The built-in shelves lining our living and dining rooms were stuffed with books, but Mom wasn’t literary in the way that I would later learn is praised in college English courses. Her favorite author was Stephen King. The cover of her copy of It—with a gnarled green hand gripping the grates of a drain gate as a paper boat, not unlike the ones I liked to send downstream when heavy rain fell, floated toward it—caused me to give storm drains a wide berth, a habit that would last well into adulthood.
But she read constantly, diligently. We read aloud to each other and we sat in silence, the only sound the slick of another page turned or my brief interrogations about pronunciation (“Sound it out,” she’d say) or meaning (“Go grab the dictionary”). Mom, I suspect, retreated into words for many of the same reasons that I do. Chiefly, to escape life and its constant indignities. Even King’s horrors could have been a retreat for my mother, who endured a slow and painful seven-year battle with breast cancer. Mom used books to interrupt a steady stream of futile medical treatments and necessary ruminations on a young mother’s mortality, the planning and preparation for an inevitable death. And so it was fitting that just a few months after she died, Harry Potter found me, and the cycle continued.
The Mirror of Erised looms large in the Harry Potter canon, even if its appearances in the books are scant. We first see the mirror in Harry Potter and the Sorcerer’s Stone, when our eleven-year-old protagonist finds it in an abandoned classroom. Briefly enraptured, he returns to it three nights in a row to see himself flanked by the dead family of which he has no memory—his red-headed mother, his wiry and bespectacled father. On the third night, Hogwarts headmaster Albus Dumbledore—who has watched the young orphan become lost in the mirror’s illusion—explains its function. Backwards, mirror-like, the inscription on it reads: “Erised stra ehru oyt ube cafru oyt on wohsi”—or, with spaces rearranged: “I show not your face but your heart’s desire.”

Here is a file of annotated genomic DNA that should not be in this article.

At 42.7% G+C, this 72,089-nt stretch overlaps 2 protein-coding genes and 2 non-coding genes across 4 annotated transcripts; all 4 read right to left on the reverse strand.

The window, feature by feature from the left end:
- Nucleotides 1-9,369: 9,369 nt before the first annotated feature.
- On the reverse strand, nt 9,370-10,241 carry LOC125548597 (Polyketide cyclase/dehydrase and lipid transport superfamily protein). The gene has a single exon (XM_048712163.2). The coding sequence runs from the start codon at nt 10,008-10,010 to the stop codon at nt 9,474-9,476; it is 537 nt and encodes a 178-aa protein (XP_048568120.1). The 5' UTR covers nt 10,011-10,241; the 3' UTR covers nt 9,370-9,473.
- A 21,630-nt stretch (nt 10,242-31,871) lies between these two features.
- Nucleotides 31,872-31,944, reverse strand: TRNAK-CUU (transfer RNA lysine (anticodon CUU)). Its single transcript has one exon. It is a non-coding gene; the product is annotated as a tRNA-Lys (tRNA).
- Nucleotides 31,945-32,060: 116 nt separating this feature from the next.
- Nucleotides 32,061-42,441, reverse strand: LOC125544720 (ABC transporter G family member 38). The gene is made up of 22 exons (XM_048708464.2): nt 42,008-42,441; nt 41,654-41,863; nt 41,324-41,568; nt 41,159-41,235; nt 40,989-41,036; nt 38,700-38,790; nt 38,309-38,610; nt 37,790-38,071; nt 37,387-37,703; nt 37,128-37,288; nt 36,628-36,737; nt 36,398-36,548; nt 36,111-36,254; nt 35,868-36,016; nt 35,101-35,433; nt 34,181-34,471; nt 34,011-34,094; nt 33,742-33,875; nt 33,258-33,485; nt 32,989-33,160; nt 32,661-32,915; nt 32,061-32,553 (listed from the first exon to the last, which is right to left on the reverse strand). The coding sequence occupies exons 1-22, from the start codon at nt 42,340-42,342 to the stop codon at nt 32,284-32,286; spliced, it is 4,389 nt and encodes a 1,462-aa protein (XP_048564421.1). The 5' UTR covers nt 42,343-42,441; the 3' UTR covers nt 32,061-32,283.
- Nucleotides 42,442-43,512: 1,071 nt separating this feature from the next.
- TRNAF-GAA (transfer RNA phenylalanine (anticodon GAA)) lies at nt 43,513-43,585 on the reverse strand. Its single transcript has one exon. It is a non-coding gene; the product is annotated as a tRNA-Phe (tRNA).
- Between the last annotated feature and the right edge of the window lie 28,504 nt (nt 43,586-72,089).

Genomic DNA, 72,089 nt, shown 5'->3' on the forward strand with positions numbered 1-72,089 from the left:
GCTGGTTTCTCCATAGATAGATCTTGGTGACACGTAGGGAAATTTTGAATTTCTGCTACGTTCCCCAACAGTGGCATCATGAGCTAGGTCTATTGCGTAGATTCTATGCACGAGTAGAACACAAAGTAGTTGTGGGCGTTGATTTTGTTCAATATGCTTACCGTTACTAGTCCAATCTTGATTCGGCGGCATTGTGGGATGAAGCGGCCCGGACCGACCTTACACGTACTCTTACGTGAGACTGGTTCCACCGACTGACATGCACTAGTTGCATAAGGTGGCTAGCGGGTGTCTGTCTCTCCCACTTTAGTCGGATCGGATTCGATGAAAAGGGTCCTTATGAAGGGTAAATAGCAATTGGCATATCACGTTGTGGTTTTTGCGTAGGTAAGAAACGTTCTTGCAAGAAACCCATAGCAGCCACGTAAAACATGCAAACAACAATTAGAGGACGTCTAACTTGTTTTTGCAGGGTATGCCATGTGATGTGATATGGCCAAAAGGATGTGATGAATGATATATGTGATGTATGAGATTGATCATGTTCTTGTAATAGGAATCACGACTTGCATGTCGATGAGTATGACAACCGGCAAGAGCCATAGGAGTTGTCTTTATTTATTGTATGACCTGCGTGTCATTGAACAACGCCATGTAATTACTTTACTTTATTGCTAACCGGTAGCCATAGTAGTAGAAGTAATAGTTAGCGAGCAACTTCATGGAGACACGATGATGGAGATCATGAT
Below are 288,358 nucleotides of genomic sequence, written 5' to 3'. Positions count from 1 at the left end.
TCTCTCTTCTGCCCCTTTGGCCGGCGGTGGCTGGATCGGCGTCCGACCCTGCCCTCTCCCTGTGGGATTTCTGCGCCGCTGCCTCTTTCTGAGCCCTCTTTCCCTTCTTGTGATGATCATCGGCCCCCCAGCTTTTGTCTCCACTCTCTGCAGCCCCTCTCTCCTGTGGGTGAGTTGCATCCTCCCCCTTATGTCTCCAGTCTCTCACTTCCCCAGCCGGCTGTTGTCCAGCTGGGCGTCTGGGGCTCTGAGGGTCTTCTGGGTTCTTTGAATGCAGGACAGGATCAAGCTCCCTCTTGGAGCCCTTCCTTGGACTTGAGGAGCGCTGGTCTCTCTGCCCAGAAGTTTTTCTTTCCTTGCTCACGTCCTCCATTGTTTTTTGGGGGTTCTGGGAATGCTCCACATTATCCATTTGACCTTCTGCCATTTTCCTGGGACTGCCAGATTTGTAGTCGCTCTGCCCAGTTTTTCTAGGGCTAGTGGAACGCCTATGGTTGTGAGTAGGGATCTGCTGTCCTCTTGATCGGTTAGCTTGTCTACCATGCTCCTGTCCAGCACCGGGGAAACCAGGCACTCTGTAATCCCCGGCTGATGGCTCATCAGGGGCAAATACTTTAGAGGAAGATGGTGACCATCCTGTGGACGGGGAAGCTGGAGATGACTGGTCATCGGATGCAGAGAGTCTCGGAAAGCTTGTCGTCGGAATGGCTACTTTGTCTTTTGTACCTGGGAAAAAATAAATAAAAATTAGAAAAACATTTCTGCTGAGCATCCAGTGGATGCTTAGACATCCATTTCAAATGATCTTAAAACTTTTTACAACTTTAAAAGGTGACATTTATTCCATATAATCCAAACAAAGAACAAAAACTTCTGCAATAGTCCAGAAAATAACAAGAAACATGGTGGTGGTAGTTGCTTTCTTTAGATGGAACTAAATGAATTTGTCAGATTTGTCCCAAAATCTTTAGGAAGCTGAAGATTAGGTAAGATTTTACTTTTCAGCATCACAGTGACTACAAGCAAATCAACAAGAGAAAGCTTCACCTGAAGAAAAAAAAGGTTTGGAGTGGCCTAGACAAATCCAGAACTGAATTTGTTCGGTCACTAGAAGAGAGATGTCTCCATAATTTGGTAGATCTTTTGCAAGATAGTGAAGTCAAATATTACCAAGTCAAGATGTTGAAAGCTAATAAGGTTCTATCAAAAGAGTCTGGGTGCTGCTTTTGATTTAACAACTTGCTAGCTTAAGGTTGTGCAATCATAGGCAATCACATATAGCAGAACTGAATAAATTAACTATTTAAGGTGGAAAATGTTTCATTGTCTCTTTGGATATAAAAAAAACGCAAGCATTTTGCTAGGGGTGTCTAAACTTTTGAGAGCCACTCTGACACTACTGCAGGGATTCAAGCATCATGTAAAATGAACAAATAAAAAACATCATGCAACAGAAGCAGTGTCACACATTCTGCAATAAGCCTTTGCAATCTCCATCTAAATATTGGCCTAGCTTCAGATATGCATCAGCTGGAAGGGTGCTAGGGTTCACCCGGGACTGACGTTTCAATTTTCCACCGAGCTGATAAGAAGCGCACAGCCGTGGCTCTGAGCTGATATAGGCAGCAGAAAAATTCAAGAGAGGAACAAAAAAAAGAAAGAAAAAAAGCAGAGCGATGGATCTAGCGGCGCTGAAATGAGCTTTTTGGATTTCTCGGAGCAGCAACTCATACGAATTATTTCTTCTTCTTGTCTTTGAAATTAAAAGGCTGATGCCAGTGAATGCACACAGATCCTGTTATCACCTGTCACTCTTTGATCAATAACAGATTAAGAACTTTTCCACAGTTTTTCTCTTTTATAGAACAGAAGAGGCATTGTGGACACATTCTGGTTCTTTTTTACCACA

Dumbledore tells a crestfallen Harry that the mirror will be moved to a new home the next day and makes him promise not to look for it. “Men have wasted away before it entranced by what they have seen, or been driven mad, not knowing if what it shows is real or even possible,” Dumbledore cautions. It’s one of those instances in the Potterverse that feels almost too on the nose. The name was desire backwards, see? The inscription was all right there for you to unlock before Dumbledore, in his sage wisdom, ties it into a neat bow.
After dedicating a chapter to it in Sorcerer’s Stone and using it as a key part in resolving Harry’s first grand adventure at Hogwarts, Rowling seems content to let it rest. The mirror doesn’t appear in the books again until a passing mention in the seventh and final installment of the franchise, Harry Potter and the Deathly Hallows. Her wizarding world is full of such thin but well-worn layers, the things she constructed and then let languish through thousands of pages. But even as the books became more fantastical, new magical contraptions eclipsing the last as she settled into her stories, the Mirror of Erised stayed with me. Like Harry, I returned to it night after night.